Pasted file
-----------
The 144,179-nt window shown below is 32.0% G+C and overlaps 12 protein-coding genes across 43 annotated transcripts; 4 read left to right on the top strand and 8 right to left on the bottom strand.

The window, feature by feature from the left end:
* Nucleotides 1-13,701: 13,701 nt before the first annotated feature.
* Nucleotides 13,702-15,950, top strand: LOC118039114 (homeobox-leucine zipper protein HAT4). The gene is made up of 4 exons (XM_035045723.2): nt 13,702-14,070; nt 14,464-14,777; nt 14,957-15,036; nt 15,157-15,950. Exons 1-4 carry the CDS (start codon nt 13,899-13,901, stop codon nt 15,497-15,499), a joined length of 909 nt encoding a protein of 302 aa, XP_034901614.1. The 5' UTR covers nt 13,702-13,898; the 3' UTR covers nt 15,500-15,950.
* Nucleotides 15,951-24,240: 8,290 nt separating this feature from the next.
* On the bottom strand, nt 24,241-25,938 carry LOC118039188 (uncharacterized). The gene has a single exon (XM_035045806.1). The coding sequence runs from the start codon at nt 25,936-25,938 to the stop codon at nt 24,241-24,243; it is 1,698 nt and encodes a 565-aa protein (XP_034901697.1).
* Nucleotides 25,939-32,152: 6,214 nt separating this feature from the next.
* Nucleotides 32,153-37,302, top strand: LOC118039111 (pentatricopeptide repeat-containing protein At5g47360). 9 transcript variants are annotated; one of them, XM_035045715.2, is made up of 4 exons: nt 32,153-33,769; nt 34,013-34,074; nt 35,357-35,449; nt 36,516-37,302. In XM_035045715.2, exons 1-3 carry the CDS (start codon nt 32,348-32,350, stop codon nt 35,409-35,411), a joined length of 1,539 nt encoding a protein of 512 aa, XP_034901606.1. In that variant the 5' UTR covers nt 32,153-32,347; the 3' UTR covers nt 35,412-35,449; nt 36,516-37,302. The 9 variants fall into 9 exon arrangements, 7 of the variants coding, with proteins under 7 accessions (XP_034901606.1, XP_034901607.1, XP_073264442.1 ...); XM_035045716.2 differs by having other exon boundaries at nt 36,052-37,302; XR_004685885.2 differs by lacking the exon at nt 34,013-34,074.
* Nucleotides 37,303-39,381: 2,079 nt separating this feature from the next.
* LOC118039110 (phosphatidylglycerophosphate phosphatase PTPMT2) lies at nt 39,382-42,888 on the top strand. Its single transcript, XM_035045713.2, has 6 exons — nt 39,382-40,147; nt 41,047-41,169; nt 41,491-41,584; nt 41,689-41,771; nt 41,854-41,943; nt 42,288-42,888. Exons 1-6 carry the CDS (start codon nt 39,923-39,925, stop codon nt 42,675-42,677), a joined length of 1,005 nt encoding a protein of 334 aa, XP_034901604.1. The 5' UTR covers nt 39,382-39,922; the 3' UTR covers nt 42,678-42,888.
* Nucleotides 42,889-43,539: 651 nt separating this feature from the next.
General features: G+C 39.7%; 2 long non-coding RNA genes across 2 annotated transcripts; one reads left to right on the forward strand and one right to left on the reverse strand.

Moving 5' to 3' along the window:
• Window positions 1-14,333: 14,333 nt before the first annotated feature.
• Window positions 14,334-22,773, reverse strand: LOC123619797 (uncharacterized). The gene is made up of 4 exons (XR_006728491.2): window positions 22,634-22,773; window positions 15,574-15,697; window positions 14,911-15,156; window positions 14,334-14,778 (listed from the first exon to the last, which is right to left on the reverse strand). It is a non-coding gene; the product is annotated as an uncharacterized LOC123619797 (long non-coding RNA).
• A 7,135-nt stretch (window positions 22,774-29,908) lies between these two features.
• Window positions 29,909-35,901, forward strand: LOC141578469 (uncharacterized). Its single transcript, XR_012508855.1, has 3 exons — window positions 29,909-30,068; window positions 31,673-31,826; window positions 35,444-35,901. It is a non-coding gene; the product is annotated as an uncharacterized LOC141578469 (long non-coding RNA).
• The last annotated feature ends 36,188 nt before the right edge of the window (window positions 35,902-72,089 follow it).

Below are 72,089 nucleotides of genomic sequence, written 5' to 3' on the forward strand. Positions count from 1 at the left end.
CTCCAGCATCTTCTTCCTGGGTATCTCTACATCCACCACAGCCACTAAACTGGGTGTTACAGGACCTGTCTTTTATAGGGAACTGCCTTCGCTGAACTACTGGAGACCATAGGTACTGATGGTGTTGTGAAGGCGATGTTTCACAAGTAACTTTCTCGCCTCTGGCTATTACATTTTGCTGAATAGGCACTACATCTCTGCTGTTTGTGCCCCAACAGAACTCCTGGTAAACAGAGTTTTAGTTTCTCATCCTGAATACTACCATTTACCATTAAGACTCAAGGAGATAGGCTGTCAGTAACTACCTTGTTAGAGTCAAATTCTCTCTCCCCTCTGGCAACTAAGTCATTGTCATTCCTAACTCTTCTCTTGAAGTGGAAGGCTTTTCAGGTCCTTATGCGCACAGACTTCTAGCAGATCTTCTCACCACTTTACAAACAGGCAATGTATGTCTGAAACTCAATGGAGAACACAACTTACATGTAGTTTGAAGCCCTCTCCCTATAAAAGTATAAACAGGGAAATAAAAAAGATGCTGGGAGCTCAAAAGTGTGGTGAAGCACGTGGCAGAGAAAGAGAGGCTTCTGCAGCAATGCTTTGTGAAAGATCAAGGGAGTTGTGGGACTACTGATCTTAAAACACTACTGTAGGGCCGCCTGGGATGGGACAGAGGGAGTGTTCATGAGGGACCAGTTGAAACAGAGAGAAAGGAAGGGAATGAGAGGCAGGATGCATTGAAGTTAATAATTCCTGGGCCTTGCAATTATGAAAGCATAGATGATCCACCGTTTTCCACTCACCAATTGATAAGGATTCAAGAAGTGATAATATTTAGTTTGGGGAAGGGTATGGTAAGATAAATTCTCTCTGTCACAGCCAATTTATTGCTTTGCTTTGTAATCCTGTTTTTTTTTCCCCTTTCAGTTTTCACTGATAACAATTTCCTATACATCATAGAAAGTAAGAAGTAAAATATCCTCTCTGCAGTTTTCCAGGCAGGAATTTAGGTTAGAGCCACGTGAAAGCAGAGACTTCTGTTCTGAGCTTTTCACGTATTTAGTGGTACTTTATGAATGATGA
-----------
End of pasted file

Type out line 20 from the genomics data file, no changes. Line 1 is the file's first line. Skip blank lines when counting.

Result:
CTCCAGCATCTTCTTCCTGGGTATCTCTACATCCACCACAGCCACTAAACTGGGTGTTACAGGACCTGTCTTTTATAGGGAACTGCCTTCGCTGAACTACTGGAGACCATAGGTACTGATGGTGTTGTGAAGGCGATGTTTCACAAGTAACTTTCTCGCCTCTGGCTATTACATTTTGCTGAATAGGCACTACATCTCTGCTGTTTGTGCCCCAACAGAACTCCTGGTAAACAGAGTTTTAGTTTCTCATCCTGAATACTACCATTTACCATTAAGACTCAAGGAGATAGGCTGTCAGTAACTACCTTGTTAGAGTCAAATTCTCTCTCCCCTCTGGCAACTAAGTCATTGTCATTCCTAACTCTTCTCTTGAAGTGGAAGGCTTTTCAGGTCCTTATGCGCACAGACTTCTAGCAGATCTTCTCACCACTTTACAAACAGGCAATGTATGTCTGAAACTCAATGGAGAACACAACTTACATGTAGTTTGAAGCCCTCTCCCTATAAAAGTATAAACAGGGAAATAAAAAAGATGCTGGGAGCTCAAAAGTGTGGTGAAGCACGTGGCAGAGAAAGAGAGGCTTCTGCAGCAATGCTTTGTGAAAGATCAAGGGAGTTGTGGGACTACTGATCTTAAAACACTACTGTAGGGCCGCCTGGGATGGGACAGAGGGAGTGTTCATGAGGGACCAGTTGAAACAGAGAGAAAGGAAGGGAATGAGAGGCAGGATGCATTGAAGTTAATAATTCCTGGGCCTTGCAATTATGAAAGCATAGATGATCCACCGTTTTCCACTCACCAATTGATAAGGATTCAAGAAGTGATAATATTTAGTTTGGGGAAGGGTATGGTAAGATAAATTCTCTCTGTCACAGCCAATTTATTGCTTTGCTTTGTAATCCTGTTTTTTTTTCCCCTTTCAGTTTTCACTGATAACAATTTCCTATACATCATAGAAAGTAAGAAGTAAAATATCCTCTCTGCAGTTTTCCAGGCAGGAATTTAGGTTAGAGCCACGTGAAAGCAGAGACTTCTGTTCTGAGCTTTTCACGTATTTAGTGGTACTTTATGAATGATGA